Bay Journal

January 2017 - Volume 26 - Number 10
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PA farm pollution affecting drinking water

In 1945, engineers tasked with bringing clean drinking water to suburban Philadelphia discovered Octoraro Creek nestled in Amish farm country around 40 miles away and deemed it ideal to build the water treatment plant of the future.

But the pastoral landscape that sealed the deal for the Chester Water Authority 70 years ago has now become part of the problem. Nitrates from farm fertilizer seep into the groundwater and get into the creek, ultimately reaching the reservoir built to supply the treatment plant.

Eastern Shore explores fresh approaches for local farming

When we think of agriculture on Maryland’s Eastern Shore, sprawling poultry houses and the grain fields that feed them come to mind. After all, chickens have long outnumbered humans on the Delmarva Peninsula, where their abundance looms large over the health of the Chesapeake Bay.

But Bob Miller is part of a different breed of agriculture that is growing on the Shore, one that’s harder to capture in Bay models but is arguably doing as much to keep patches of farmland from becoming houses.

Climate change, development loom on Nanticoke’s horizon

Sometimes, rivers shout their troubles. They catch fire. Or change color. Other times, they whisper, degrading slowly over time. And some cry for help in a voice so small that passersby can’t hear them at all; only those who know them well recognize the signs.

The Nanticoke River falls into the third category: Beautiful to look at now, but scientists and conservationists worry that trouble may be just beneath the surface, or around the bend.

Related News:

Wild about the Nanticoke River’s charms lure anglers, birders, boaters

The Nanticoke River

Sturgeon stocked in Nanticoke

Oysters in the Nanticoke

Defense grant to protect 2,259 acres along the Nanticoke

Biologists net ‘ripe’ sturgeon on Nanticoke tributary

Areas in the Nanticoke watershed designated a Sentinel Landscape

A tagged sturgeon turns up in the Nanticoke

Bay cleanup efforts already feeling the heat from climate change

Rising temperatures and sea levels, as well as increased precipitation, are all expected for the Chesapeake Bay region as the Earth’s climate changes, but no one has to wait until the end of the century to feel their impacts. For Bay cleanup efforts, the future is now.

Scientists and state and federal officials are already trying to determine the extent to which climate change will affect the region’s ability to achieve its 2025 cleanup goals.

Path to improving Atlantic Flyway at Blackwater is filled with mud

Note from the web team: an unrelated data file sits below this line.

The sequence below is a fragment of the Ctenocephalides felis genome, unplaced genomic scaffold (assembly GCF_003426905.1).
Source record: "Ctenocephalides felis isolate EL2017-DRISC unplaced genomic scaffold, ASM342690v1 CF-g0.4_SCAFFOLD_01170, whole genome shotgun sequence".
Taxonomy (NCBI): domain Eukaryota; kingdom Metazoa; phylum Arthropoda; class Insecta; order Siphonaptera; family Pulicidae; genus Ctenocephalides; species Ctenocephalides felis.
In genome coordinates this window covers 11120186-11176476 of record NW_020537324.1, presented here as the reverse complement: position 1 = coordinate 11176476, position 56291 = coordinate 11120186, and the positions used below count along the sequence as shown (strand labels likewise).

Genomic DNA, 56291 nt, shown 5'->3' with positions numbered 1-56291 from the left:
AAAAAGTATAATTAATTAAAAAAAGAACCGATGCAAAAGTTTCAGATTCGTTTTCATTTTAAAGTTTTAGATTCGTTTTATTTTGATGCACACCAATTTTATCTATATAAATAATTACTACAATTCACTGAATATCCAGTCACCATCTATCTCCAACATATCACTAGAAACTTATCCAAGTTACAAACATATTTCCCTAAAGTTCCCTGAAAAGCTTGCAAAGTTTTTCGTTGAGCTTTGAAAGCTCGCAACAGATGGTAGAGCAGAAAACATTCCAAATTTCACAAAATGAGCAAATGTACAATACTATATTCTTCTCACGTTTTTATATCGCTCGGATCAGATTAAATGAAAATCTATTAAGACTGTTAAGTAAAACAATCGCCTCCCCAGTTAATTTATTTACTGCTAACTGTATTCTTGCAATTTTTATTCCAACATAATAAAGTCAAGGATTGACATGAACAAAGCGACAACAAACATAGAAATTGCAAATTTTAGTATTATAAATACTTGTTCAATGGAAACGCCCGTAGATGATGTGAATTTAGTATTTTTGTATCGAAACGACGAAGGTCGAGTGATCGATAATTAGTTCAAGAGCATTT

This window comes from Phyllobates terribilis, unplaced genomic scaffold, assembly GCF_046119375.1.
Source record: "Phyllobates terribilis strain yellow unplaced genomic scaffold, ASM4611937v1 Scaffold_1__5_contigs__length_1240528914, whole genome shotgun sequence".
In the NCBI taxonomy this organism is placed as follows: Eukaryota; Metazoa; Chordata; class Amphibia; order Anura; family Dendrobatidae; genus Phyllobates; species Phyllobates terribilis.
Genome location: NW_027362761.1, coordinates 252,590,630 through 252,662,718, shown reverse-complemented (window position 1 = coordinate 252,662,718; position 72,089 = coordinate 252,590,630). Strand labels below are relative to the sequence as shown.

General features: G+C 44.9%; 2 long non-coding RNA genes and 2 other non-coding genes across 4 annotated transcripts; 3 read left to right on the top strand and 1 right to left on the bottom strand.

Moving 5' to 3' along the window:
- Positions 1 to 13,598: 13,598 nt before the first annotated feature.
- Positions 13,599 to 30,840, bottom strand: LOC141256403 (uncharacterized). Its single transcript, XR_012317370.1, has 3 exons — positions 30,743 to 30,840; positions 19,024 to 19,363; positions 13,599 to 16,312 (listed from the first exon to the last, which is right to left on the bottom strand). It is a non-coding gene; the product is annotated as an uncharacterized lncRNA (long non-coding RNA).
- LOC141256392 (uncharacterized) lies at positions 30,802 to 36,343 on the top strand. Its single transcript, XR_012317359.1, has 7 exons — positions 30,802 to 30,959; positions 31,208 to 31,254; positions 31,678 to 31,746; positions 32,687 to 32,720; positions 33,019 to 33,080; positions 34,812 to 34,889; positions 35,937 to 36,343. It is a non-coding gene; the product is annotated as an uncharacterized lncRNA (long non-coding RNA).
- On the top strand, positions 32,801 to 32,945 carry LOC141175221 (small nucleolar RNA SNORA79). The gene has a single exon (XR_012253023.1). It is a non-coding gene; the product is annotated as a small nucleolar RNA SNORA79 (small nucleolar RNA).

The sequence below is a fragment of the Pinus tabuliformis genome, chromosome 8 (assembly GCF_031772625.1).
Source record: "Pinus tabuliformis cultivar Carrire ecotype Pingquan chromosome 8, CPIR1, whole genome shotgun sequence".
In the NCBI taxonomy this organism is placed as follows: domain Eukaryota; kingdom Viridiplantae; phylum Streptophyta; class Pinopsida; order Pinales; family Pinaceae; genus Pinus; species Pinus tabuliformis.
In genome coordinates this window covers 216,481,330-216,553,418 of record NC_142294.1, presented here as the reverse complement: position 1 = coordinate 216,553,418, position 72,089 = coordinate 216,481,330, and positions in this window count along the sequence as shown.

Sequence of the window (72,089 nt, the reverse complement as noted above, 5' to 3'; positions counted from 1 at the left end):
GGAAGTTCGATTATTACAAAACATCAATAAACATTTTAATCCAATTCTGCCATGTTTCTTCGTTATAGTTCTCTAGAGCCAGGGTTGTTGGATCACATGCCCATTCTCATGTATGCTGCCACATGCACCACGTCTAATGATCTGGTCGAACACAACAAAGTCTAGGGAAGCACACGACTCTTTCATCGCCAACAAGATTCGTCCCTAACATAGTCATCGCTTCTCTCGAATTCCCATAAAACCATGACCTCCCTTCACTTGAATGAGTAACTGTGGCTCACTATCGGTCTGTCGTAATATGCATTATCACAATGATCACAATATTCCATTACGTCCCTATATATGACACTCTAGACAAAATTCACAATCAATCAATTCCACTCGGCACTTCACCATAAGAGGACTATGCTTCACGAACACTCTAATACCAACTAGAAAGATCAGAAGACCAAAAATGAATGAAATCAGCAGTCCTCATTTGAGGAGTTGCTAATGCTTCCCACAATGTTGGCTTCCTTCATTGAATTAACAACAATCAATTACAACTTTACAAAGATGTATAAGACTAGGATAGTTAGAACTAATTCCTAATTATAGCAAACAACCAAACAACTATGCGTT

On the Atlantic Flyway, it takes more than a handful of gravel or an asphalt patch to fix a pothole. It takes a giant dredge pumping an arc of slurry at rock-concert decibels for hours at a time, day after day, with funding that would make many municipal road managers envious.

But these are no ordinary potholes, and the flyway is no road. It’s a major migration route for a host of songbirds, shorebirds and waterfowl. And one of its most important pit stops, Blackwater National Wildlife Refuge, is in jeopardy as water gobbles holes in the vast golden-brown marsh on which the birds rely, as do fish, crabs and other wildlife.

This $1.4 million “thin-layering” project, as the dredge-pumping has come to be called, is the first of its kind in the Chesapeake Bay.

Related News:

Smorgasbord makes Blackwater a winter hot spot for birds

Parts of planned development closest to Blackwater refuge blocked

Huge wetland restoration touted for Blackwater

Eagle-eyed birders will find plenty to see at Blackwater

Did acceleration of building ditches dig the grave for Blackwater’s marshes?

Best strategy in Blackwater’s sea level battle may be sounding the retreat

Chesapeake losing its oyster reefs faster than they can be rebuilt

The Chesapeake Bay has an oyster problem — but more fundamentally, it has a shell problem.

Put simply, there aren’t enough oyster shells available to support a large-scale restoration of the Bay’s depleted bivalve population. And the way things are going, there may not even be enough to sustain the wild fishery a whole lot longer, at least in Virginia.

Related News:

Squabbles threaten future of Chesapeake’s oyster restoration

Scientists set standards to define a ‘successful’ oyster reef

Scientists hope to get Bay’s oyster restoration rolling with reef balls

New report finds ample oyster growth on restored Eastern Shore reefs

Maryland looking at Virginia’s oyster management method

Large-scale oyster restoration under way in 6 tributaries

Hatcheries, not artificial reefs, most effective way to restore oysters

Harris Creek reef restoration at 350 acres, is largest ever

Great Wicomico site of thriving native oyster reef

Corps begin rebuilding Great Wicomico sanctuary reef

Voice for Bay’s menhaden, striped bass dies